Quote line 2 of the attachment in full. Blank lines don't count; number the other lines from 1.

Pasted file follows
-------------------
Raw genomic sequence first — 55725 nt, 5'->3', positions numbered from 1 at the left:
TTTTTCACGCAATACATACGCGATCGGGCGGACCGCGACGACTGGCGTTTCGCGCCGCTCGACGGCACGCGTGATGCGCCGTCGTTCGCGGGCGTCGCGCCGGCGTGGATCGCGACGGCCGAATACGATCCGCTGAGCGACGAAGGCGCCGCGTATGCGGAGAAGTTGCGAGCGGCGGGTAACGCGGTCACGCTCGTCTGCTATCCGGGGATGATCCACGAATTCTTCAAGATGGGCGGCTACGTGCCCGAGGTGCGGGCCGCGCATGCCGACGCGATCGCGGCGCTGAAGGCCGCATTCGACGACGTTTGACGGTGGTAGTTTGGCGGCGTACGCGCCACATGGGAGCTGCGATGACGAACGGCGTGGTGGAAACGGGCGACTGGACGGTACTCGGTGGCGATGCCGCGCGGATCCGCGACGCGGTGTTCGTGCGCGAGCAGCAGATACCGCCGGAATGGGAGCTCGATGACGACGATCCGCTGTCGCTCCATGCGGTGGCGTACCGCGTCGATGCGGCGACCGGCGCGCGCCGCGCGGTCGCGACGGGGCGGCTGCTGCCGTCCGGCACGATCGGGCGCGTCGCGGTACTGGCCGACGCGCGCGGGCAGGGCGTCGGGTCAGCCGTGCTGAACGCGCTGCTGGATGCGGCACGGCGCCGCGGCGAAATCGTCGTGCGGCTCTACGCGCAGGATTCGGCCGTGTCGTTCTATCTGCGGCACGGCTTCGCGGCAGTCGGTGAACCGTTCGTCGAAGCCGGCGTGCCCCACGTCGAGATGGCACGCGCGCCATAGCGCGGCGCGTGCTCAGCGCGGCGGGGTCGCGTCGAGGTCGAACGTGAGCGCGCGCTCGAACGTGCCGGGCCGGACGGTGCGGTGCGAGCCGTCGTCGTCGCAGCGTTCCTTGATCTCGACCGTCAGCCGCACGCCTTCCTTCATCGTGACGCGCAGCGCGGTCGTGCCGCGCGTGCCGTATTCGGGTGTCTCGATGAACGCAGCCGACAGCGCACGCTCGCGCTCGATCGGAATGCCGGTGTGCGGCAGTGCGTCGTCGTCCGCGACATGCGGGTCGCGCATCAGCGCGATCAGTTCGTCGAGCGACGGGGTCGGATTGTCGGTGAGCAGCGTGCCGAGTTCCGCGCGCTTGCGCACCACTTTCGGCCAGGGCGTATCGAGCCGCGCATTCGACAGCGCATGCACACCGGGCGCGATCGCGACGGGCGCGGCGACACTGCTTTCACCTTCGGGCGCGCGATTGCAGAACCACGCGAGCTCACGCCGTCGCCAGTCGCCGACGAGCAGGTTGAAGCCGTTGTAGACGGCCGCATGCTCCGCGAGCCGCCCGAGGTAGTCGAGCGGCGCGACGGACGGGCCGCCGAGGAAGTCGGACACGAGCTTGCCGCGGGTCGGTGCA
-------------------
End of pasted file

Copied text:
TTTTTCACGCAATACATACGCGATCGGGCGGACCGCGACGACTGGCGTTTCGCGCCGCTCGACGGCACGCGTGATGCGCCGTCGTTCGCGGGCGTCGCGCCGGCGTGGATCGCGACGGCCGAATACGATCCGCTGAGCGACGAAGGCGCCGCGTATGCGGAGAAGTTGCGAGCGGCGGGTAACGCGGTCACGCTCGTCTGCTATCCGGGGATGATCCACGAATTCTTCAAGATGGGCGGCTACGTGCCCGAGGTGCGGGCCGCGCATGCCGACGCGATCGCGGCGCTGAAGGCCGCATTCGACGACGTTTGACGGTGGTAGTTTGGCGGCGTACGCGCCACATGGGAGCTGCGATGACGAACGGCGTGGTGGAAACGGGCGACTGGACGGTACTCGGTGGCGATGCCGCGCGGATCCGCGACGCGGTGTTCGTGCGCGAGCAGCAGATACCGCCGGAATGGGAGCTCGATGACGACGATCCGCTGTCGCTCCATGCGGTGGCGTACCGCGTCGATGCGGCGACCGGCGCGCGCCGCGCGGTCGCGACGGGGCGGCTGCTGCCGTCCGGCACGATCGGGCGCGTCGCGGTACTGGCCGACGCGCGCGGGCAGGGCGTCGGGTCAGCCGTGCTGAACGCGCTGCTGGATGCGGCACGGCGCCGCGGCGAAATCGTCGTGCGGCTCTACGCGCAGGATTCGGCCGTGTCGTTCTATCTGCGGCACGGCTTCGCGGCAGTCGGTGAACCGTTCGTCGAAGCCGGCGTGCCCCACGTCGAGATGGCACGCGCGCCATAGCGCGGCGCGTGCTCAGCGCGGCGGGGTCGCGTCGAGGTCGAACGTGAGCGCGCGCTCGAACGTGCCGGGCCGGACGGTGCGGTGCGAGCCGTCGTCGTCGCAGCGTTCCTTGATCTCGACCGTCAGCCGCACGCCTTCCTTCATCGTGACGCGCAGCGCGGTCGTGCCGCGCGTGCCGTATTCGGGTGTCTCGATGAACGCAGCCGACAGCGCACGCTCGCGCTCGATCGGAATGCCGGTGTGCGGCAGTGCGTCGTCGTCCGCGACATGCGGGTCGCGCATCAGCGCGATCAGTTCGTCGAGCGACGGGGTCGGATTGTCGGTGAGCAGCGTGCCGAGTTCCGCGCGCTTGCGCACCACTTTCGGCCAGGGCGTATCGAGCCGCGCATTCGACAGCGCATGCACACCGGGCGCGATCGCGACGGGCGCGGCGACACTGCTTTCACCTTCGGGCGCGCGATTGCAGAACCACGCGAGCTCACGCCGTCGCCAGTCGCCGACGAGCAGGTTGAAGCCGTTGTAGACGGCCGCATGCTCCGCGAGCCGCCCGAGGTAGTCGAGCGGCGCGACGGACGGGCCGCCGAGGAAGTCGGACACGAGCTTGCCGCGGGTCGGTGCA